The Forest Service and Tennessee Valley Authority (TVA) collaborated on reforestation and fire control projects, primarily on TVA lands. The Forest Service exercised administrative control, whereas the TVA was responsible for the technical details. National forest CCC camps assisted the TVA by gathering pine cones and hardwood seeds for propagation in forest nurseries. Camps in Tennessee, North Carolina, and Arkansas participated in these efforts, collecting some 10,000 bushels of seed in 1933. Shortleaf pine, Virginia pine, black locust, yellow-poplar, and the more scarce pitch pine were among the species collected.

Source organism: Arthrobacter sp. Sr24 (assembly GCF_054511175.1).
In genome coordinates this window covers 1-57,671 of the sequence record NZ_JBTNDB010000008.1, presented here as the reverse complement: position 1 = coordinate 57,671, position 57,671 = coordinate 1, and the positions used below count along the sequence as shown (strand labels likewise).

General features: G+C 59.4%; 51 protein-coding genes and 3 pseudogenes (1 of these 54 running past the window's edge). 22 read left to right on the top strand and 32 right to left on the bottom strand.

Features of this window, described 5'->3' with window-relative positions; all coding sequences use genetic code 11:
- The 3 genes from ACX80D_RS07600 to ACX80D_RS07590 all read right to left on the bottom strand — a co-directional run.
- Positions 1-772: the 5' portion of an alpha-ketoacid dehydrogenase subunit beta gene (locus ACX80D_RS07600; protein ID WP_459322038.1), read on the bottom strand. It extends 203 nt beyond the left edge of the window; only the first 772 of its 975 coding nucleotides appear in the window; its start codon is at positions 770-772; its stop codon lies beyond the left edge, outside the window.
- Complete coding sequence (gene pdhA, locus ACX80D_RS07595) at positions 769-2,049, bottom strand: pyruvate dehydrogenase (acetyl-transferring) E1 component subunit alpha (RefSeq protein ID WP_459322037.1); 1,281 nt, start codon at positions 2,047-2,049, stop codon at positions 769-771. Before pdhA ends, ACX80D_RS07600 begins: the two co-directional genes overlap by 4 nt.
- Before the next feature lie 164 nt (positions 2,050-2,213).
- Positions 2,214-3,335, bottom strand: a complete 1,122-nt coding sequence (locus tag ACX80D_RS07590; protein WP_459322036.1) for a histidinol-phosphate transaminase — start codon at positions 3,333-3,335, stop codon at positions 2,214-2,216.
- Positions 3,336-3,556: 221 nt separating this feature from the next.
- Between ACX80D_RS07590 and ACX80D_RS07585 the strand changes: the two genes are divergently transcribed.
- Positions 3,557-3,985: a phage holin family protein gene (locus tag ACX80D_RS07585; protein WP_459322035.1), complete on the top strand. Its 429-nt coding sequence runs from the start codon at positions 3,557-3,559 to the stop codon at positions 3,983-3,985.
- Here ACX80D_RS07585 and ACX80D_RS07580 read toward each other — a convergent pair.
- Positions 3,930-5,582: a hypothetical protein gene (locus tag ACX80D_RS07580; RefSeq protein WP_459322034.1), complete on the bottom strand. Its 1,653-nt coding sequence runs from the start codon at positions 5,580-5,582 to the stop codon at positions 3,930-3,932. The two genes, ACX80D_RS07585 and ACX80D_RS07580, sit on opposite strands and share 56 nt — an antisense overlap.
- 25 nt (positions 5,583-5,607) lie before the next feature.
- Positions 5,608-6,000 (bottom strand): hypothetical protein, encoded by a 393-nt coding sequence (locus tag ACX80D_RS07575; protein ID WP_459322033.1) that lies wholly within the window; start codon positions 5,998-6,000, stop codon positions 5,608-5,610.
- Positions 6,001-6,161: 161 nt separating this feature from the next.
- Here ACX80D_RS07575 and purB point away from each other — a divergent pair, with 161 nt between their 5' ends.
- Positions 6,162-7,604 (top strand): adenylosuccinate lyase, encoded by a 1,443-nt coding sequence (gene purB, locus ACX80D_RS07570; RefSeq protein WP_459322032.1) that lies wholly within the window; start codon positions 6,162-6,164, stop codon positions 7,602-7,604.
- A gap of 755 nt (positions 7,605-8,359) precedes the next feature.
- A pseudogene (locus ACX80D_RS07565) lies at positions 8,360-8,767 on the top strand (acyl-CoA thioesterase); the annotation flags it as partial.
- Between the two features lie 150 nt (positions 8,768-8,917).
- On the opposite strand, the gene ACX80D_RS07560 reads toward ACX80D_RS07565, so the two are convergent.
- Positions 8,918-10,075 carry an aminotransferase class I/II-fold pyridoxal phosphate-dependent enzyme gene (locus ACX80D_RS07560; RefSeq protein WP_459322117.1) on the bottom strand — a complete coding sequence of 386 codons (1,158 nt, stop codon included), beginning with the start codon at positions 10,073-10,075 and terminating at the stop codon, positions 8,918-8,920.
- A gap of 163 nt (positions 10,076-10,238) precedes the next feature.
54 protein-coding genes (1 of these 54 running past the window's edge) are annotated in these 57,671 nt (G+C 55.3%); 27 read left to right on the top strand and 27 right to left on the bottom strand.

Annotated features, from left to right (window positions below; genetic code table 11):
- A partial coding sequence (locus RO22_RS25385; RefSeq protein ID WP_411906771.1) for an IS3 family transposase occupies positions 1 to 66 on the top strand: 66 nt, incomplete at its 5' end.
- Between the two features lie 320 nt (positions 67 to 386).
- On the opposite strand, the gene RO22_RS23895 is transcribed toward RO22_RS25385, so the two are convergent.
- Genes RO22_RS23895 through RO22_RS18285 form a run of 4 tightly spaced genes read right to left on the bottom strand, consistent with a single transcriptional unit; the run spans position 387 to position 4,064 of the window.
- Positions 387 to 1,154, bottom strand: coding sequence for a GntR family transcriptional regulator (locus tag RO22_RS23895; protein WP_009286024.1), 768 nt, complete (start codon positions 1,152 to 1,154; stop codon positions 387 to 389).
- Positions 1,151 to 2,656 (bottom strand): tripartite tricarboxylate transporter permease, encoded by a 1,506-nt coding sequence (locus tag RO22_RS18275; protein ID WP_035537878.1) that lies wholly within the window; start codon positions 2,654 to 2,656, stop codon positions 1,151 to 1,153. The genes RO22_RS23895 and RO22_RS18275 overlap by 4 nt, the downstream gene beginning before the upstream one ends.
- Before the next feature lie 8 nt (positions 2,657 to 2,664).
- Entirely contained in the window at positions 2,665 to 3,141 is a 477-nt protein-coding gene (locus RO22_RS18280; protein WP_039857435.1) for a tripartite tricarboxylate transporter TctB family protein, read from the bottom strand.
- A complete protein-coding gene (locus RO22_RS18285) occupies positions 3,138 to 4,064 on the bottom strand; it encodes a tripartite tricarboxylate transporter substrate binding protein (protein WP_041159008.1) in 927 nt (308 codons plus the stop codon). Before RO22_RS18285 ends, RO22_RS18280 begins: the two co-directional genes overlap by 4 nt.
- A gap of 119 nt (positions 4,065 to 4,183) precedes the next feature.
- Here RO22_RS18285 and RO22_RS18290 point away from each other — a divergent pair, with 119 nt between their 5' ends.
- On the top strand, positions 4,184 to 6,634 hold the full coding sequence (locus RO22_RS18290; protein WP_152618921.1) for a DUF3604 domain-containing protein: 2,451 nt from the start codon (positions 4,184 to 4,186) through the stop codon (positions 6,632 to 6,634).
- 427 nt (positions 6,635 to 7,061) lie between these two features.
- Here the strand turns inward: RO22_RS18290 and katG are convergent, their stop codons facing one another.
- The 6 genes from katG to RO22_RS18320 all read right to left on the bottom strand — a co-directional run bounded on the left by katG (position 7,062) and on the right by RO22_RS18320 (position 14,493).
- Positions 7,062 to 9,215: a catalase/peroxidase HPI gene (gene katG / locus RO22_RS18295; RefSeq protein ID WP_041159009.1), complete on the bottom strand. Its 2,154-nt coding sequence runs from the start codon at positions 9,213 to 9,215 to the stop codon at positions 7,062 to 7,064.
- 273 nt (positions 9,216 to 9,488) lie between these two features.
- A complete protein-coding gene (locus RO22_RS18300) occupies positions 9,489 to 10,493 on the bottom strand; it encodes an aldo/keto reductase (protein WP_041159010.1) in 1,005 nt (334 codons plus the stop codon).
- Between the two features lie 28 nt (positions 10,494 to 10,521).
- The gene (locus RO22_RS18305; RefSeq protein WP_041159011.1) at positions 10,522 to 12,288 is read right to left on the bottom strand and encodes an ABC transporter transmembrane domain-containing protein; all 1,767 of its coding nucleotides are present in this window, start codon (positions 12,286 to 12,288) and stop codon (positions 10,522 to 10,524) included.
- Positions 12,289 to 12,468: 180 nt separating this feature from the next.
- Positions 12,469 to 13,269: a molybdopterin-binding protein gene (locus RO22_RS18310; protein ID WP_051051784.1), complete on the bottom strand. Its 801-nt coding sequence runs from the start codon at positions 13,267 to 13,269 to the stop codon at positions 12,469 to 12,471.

3. R.Y. Stuart. Memorandum for H.A. Wallace, Secretary of Agriculture, Washington, DC; April 18, 1933: pp. 1-4. Located at: Franklin D. Roosevelt Presidential Library, Hyde Park, NY; Official File 268, 1.
6. James F. McKinley. Letter to Corps Areas I-IX, announcing State quotas for CCC. April 18, 1933: pp. 2-3. Located at: National Archives and Record Service, Washington, DC; Record Group 35-6, 907, vol. 1, item 41.
17. "Osceola National Forest, Florida." pp. 1-2. Located at: National Archives and Record Service, Washington, DC; Record Group 95-144, 7. Also: John D. Guthrie. Letter to Mark S. Watson, Baltimore Sun, Baltimore, MD. February 7, 1940: p. 1. Located at: National Archives and Record Service, Washington, DC; Record Group 95-144, 7.
24. "CCC boys will help Forest Service harvest 10,000 bushels of pine cones and tree seeds for Tennessee Valley planting." October 31, 1933: pp. 1-3. Located at: National Archives and Record Service, Washington, DC; Record Group 95-144, 9.
Last Updated: 07-Jan-2008